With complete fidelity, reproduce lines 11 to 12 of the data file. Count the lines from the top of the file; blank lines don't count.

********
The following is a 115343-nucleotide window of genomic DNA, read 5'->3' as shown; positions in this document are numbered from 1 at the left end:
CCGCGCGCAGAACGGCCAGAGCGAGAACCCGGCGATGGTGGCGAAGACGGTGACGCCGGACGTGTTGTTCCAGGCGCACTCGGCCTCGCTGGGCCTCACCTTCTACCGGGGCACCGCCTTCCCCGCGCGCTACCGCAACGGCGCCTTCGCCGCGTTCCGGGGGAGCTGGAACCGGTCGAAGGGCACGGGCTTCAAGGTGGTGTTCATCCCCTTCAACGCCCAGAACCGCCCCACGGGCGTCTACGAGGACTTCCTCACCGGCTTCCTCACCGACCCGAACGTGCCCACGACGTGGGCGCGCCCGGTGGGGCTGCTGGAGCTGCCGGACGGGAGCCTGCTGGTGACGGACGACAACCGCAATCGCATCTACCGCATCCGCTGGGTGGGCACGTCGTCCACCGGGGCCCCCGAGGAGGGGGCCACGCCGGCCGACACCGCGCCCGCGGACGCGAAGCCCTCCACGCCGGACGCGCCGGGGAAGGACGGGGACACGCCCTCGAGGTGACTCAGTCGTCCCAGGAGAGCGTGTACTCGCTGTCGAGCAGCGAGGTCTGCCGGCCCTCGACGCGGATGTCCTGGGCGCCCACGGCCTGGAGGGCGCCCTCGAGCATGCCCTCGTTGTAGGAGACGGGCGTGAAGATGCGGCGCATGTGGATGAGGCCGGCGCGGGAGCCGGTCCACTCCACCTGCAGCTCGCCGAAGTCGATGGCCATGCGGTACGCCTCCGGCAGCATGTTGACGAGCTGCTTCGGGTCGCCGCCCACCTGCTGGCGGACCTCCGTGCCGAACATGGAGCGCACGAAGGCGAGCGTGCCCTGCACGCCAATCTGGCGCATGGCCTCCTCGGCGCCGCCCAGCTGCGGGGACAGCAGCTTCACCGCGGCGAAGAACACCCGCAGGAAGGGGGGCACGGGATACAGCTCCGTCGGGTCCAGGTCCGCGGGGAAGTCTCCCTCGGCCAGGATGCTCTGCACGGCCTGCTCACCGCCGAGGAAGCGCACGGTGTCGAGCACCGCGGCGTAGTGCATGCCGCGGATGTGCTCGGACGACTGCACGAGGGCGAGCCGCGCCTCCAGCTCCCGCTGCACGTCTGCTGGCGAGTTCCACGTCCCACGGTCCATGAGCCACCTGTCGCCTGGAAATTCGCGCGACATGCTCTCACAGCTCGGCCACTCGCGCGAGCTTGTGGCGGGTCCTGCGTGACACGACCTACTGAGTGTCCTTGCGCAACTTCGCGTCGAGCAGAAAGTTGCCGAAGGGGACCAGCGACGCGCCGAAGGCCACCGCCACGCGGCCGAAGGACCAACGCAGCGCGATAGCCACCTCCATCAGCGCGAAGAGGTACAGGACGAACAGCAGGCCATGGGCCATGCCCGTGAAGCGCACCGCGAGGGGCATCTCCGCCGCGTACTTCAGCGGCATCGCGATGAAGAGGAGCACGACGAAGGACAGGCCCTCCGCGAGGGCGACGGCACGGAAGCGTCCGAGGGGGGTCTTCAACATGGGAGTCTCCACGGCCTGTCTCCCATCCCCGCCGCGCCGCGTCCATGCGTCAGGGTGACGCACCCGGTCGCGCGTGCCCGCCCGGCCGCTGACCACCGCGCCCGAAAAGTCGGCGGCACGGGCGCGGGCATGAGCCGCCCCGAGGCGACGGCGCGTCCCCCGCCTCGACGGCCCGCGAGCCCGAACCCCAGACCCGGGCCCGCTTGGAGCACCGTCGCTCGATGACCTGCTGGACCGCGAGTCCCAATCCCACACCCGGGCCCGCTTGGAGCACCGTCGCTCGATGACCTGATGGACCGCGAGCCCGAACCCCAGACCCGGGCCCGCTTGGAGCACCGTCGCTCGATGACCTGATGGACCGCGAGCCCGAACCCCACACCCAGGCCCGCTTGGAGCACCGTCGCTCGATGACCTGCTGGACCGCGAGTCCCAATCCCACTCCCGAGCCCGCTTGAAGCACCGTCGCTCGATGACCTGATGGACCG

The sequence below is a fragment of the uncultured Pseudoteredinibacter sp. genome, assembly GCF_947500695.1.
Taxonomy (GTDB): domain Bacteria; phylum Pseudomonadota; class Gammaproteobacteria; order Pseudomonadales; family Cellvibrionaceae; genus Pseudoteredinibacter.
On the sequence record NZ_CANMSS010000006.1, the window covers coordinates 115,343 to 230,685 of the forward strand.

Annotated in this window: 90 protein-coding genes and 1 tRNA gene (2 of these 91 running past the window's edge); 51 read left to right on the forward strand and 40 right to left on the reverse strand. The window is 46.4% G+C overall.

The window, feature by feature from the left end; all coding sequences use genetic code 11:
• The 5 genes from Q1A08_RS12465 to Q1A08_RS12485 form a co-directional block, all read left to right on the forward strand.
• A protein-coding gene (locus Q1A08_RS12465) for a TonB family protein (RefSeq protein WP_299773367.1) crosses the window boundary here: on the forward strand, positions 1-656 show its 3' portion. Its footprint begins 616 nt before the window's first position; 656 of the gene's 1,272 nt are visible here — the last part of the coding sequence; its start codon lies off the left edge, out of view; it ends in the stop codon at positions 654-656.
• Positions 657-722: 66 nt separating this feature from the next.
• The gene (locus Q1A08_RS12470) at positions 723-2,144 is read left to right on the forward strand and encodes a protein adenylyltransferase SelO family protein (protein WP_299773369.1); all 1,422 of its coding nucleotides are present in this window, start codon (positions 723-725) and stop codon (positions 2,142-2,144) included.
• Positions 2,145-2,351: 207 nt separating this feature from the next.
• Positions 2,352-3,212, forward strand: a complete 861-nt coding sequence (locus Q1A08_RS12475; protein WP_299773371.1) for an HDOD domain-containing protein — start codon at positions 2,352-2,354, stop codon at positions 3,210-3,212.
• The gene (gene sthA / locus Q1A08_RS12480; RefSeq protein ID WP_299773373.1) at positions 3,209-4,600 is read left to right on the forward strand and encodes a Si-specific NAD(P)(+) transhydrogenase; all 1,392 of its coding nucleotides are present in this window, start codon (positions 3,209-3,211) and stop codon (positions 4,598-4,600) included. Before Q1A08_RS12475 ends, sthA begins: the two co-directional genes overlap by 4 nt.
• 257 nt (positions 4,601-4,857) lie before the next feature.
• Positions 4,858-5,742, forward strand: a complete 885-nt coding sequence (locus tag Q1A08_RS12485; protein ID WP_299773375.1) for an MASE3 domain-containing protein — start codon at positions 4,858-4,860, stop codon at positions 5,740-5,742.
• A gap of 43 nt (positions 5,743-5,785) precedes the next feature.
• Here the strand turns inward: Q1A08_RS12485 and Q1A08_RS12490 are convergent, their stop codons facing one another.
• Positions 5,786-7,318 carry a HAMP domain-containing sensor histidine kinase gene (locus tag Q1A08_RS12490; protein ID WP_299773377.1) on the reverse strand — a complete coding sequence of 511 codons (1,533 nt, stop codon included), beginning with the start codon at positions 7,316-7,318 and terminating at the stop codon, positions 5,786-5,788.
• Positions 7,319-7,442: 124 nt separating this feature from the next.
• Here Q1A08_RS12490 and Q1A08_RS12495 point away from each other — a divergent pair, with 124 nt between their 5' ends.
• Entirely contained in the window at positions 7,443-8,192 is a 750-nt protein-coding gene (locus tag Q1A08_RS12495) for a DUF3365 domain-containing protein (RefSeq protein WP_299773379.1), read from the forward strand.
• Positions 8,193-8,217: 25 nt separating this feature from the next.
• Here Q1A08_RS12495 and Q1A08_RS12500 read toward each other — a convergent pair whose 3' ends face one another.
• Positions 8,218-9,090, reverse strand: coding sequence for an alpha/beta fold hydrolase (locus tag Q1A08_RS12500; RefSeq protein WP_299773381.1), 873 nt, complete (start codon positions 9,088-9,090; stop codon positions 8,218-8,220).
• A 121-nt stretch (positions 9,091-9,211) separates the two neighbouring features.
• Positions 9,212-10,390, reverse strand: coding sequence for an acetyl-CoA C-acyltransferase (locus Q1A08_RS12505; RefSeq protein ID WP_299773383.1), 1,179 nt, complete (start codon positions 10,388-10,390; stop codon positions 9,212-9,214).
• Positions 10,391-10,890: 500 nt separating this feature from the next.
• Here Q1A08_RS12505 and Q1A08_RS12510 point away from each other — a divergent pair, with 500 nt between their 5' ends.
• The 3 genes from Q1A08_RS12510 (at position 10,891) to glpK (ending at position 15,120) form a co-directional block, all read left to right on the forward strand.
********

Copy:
• The gene (locus Q1A08_RS12470) at positions 723-2,144 is read left to right on the forward strand and encodes a protein adenylyltransferase SelO family protein (protein WP_299773369.1); all 1,422 of its coding nucleotides are present in this window, start codon (positions 723-725) and stop codon (positions 2,142-2,144) included.
• Positions 2,145-2,351: 207 nt separating this feature from the next.